Friday, 25 June 2010

Uptown birds

Today I had lunch with Simon in London. I got an early train to do a couple of hours' birding in the nearest park before we met. It was another warm and sunny one, though clouds gathered through the morning. Summer isn't that great for birding and, in the middle of the big smoke, you're never going to be falling over lots of interesting insects either. Nevertheless, there was more than enough to keep me and the 70-300mm lens amused.

To go with yesterday's close-up juvenile Grey Heron, here's an adult. It was sitting nonchalantly on a post in the shallows, ignoring the numerous camera-phones pointed in its direction.

I was admiring one of the fountains, and idly hoping some bird would swim under the falling water for a nice photo, though I didn't really believe any of them would be dumb enough to actually do it. This Coot proved me wrong, battling determinedly through the torrent with its stick.

One of the nice things about bird photography in a London park is how approachable everything is. I took lots of close-ups of things - Mute Swans' eyeballs, Coots' weird feet, and this Greylag delicately nibbling its toenails.

The loudest thing on the lake - a baby Great Crested Grebe. There were quite a lot of these, squealing loudly and persistently for parental attention. I even saw one hanging around an adult which had another, much smaller baby still on its back.

People who've read my stuff in Birdwatch may remember that I tend to use Egyptian Goose as an example of one of the, well, less attractive bird species found in the UK. However, the youngsters are bundles of cuteness, though I do think this little one looks like he's plotting something diabolical.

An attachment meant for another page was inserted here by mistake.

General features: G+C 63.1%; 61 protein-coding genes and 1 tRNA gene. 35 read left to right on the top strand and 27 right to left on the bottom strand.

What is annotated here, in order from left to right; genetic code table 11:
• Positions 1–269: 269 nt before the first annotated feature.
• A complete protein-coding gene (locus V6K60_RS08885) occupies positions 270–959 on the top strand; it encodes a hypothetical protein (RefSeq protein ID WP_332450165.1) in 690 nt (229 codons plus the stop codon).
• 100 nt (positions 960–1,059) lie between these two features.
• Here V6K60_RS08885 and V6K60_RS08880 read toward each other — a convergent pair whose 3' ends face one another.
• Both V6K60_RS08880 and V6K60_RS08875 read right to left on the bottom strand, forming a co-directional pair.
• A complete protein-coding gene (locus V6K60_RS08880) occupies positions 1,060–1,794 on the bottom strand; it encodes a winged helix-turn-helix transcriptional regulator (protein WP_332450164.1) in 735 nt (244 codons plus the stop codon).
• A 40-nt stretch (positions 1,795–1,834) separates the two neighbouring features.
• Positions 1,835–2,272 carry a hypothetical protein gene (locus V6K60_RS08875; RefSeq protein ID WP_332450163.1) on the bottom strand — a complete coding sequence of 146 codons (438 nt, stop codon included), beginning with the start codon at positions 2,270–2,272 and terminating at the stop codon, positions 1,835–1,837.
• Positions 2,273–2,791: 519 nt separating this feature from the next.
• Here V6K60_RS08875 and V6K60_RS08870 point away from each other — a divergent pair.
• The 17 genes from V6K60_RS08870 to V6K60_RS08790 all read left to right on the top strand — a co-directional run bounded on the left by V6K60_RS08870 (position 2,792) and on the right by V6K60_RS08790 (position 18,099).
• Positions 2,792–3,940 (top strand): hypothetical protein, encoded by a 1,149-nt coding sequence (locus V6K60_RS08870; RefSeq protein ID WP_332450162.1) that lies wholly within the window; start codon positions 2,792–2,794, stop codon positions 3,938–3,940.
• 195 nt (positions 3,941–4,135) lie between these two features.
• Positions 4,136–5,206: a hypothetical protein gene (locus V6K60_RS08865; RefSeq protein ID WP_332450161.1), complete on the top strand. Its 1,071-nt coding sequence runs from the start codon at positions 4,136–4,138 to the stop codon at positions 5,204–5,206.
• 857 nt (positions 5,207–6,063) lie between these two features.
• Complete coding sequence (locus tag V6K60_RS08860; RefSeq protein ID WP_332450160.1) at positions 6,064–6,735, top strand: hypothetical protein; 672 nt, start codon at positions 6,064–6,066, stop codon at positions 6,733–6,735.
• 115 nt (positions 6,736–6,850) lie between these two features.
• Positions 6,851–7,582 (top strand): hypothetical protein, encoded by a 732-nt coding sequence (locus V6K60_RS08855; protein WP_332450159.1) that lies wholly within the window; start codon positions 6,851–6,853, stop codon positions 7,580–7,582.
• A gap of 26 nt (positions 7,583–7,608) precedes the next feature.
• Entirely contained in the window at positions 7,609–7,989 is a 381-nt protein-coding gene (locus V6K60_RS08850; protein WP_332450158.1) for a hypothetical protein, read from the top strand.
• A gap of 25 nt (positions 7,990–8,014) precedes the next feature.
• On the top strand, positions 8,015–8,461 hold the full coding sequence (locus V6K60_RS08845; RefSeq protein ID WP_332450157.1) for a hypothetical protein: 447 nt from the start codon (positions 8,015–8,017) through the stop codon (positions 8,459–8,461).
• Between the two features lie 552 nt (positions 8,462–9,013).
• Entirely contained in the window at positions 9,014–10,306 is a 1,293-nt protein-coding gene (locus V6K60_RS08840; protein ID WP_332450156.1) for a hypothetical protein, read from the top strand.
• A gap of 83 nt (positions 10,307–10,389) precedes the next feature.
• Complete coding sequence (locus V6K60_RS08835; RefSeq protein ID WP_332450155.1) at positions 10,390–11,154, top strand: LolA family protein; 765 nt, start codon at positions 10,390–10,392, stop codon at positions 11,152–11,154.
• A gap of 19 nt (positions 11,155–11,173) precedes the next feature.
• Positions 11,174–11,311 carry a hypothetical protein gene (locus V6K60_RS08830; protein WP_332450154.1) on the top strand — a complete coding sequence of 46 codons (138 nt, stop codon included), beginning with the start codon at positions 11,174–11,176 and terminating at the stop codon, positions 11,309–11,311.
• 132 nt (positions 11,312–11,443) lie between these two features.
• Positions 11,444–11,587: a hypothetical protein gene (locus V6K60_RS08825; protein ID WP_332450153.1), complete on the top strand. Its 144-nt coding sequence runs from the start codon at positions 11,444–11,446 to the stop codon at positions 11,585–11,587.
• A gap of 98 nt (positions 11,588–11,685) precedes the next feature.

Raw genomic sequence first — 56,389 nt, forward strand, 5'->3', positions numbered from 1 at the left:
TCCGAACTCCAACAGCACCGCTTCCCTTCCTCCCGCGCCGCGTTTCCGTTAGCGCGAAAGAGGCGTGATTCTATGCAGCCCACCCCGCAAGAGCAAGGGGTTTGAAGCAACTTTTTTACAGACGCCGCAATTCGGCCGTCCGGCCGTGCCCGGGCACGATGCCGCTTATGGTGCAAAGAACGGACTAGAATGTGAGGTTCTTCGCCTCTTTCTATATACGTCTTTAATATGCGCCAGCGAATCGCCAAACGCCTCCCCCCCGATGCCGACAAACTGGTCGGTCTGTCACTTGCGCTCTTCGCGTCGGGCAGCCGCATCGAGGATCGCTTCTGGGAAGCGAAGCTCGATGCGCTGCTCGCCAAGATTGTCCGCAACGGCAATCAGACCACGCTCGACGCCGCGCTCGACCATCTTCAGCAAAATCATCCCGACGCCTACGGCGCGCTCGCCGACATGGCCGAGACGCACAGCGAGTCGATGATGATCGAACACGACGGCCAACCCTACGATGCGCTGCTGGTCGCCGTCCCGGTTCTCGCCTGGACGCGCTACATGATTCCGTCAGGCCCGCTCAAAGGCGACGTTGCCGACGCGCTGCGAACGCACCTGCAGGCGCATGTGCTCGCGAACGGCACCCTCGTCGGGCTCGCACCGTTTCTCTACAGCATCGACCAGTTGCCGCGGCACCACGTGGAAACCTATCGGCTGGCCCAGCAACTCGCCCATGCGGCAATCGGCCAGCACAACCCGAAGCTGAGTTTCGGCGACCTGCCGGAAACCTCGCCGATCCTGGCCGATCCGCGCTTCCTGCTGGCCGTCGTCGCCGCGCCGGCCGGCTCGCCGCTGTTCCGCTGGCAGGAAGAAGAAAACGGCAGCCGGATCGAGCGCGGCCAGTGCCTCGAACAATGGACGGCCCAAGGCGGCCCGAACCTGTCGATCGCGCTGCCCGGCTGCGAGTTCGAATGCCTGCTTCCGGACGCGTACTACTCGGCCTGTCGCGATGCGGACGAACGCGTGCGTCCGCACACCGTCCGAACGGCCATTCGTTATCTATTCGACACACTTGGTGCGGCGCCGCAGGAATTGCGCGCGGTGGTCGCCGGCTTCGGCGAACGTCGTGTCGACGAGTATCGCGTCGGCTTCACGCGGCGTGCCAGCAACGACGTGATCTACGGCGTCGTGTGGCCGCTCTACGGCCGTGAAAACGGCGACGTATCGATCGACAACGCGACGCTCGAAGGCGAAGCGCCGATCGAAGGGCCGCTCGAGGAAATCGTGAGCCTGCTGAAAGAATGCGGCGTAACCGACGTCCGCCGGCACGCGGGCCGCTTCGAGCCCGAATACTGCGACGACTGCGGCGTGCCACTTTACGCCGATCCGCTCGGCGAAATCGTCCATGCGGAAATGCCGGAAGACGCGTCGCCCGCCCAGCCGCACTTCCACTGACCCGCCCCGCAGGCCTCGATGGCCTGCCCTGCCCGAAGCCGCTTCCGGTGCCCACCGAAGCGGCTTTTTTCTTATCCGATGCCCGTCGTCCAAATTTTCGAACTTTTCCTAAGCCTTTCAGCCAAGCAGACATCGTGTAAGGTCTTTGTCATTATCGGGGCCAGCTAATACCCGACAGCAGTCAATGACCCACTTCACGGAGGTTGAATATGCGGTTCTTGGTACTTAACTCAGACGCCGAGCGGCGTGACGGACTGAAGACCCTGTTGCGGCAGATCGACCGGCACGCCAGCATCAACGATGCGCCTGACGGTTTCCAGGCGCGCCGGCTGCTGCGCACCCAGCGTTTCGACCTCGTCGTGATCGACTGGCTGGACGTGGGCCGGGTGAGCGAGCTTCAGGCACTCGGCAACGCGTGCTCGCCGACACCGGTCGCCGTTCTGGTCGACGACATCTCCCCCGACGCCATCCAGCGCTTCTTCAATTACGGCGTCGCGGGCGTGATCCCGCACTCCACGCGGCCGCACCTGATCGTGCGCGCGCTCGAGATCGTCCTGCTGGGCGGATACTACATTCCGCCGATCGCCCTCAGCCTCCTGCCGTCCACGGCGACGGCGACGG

More cuteness. This Red-crested Pochard had only the one baby, a downy little doppleganger who stayed close by her side. London has lots of feral RCPs, the males with their bouffant ginger hairdos particularly enlivening the typical park lake fauna.

Want to experience extreme frustration? Try photographing a bunch of restless fledgling Goldcrests flitting about in a very shady tree. This pic's probably the best of a bad bunch, but what a little cutie. It was hard to tell how many of them there were - at least three I reckon, plus their knackered-looking (but still lively as anything) mum who I also photographed (badly).

Just before it was time to go, I bumped into this Wren, furiously alarm-calling through its mouthful of unidentifiably squashed insects. It stayed put for a couple of minutes, letting me approach quite closely and get a bushel of pics.

Insect-wise, there were quite a few Black-tailed Skimmers about, a solitary bright green hawker dragonfly which was probably a female Southern, and a few damsels. No butterflies, sadly.

I put the camera away on leaving the park but the birding wasn't quite over. As I had lunch with Simon outside a pub in a side street off Edgware Road, we were serenaded (if that's the right word for such an uninspired singer) by a Black Redstart. The little blighter was high on a rooftop so out of sight, but I was still delighted with a long-overdue encounter with my favourite species.

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